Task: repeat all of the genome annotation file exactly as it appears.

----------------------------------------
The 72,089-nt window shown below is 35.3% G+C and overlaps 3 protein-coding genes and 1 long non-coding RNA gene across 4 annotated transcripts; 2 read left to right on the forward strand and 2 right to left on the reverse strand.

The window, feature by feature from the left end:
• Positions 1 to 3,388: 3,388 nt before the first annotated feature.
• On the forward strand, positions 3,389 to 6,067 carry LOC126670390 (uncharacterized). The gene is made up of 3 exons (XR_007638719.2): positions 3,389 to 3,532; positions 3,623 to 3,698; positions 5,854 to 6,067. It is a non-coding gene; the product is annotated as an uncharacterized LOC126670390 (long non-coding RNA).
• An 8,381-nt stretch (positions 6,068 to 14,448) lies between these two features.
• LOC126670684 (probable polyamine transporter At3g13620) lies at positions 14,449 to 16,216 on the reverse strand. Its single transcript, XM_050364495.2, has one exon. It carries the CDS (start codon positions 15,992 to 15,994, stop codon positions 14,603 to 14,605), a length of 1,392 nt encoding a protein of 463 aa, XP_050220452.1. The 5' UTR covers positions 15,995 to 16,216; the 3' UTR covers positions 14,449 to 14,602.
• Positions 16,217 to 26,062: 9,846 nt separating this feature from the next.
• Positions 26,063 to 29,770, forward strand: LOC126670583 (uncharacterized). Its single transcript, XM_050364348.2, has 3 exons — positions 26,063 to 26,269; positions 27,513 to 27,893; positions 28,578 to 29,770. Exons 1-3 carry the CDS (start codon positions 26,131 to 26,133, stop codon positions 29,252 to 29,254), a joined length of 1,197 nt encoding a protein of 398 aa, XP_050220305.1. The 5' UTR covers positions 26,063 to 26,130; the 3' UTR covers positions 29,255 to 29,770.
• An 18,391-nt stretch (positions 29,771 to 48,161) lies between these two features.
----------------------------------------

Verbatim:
The 72,089-nt window shown below is 35.3% G+C and overlaps 3 protein-coding genes and 1 long non-coding RNA gene across 4 annotated transcripts; 2 read left to right on the forward strand and 2 right to left on the reverse strand.

The window, feature by feature from the left end:
• Positions 1 to 3,388: 3,388 nt before the first annotated feature.
• On the forward strand, positions 3,389 to 6,067 carry LOC126670390 (uncharacterized). The gene is made up of 3 exons (XR_007638719.2): positions 3,389 to 3,532; positions 3,623 to 3,698; positions 5,854 to 6,067. It is a non-coding gene; the product is annotated as an uncharacterized LOC126670390 (long non-coding RNA).
• An 8,381-nt stretch (positions 6,068 to 14,448) lies between these two features.
• LOC126670684 (probable polyamine transporter At3g13620) lies at positions 14,449 to 16,216 on the reverse strand. Its single transcript, XM_050364495.2, has one exon. It carries the CDS (start codon positions 15,992 to 15,994, stop codon positions 14,603 to 14,605), a length of 1,392 nt encoding a protein of 463 aa, XP_050220452.1. The 5' UTR covers positions 15,995 to 16,216; the 3' UTR covers positions 14,449 to 14,602.
• Positions 16,217 to 26,062: 9,846 nt separating this feature from the next.
• Positions 26,063 to 29,770, forward strand: LOC126670583 (uncharacterized). Its single transcript, XM_050364348.2, has 3 exons — positions 26,063 to 26,269; positions 27,513 to 27,893; positions 28,578 to 29,770. Exons 1-3 carry the CDS (start codon positions 26,131 to 26,133, stop codon positions 29,252 to 29,254), a joined length of 1,197 nt encoding a protein of 398 aa, XP_050220305.1. The 5' UTR covers positions 26,063 to 26,130; the 3' UTR covers positions 29,255 to 29,770.
• An 18,391-nt stretch (positions 29,771 to 48,161) lies between these two features.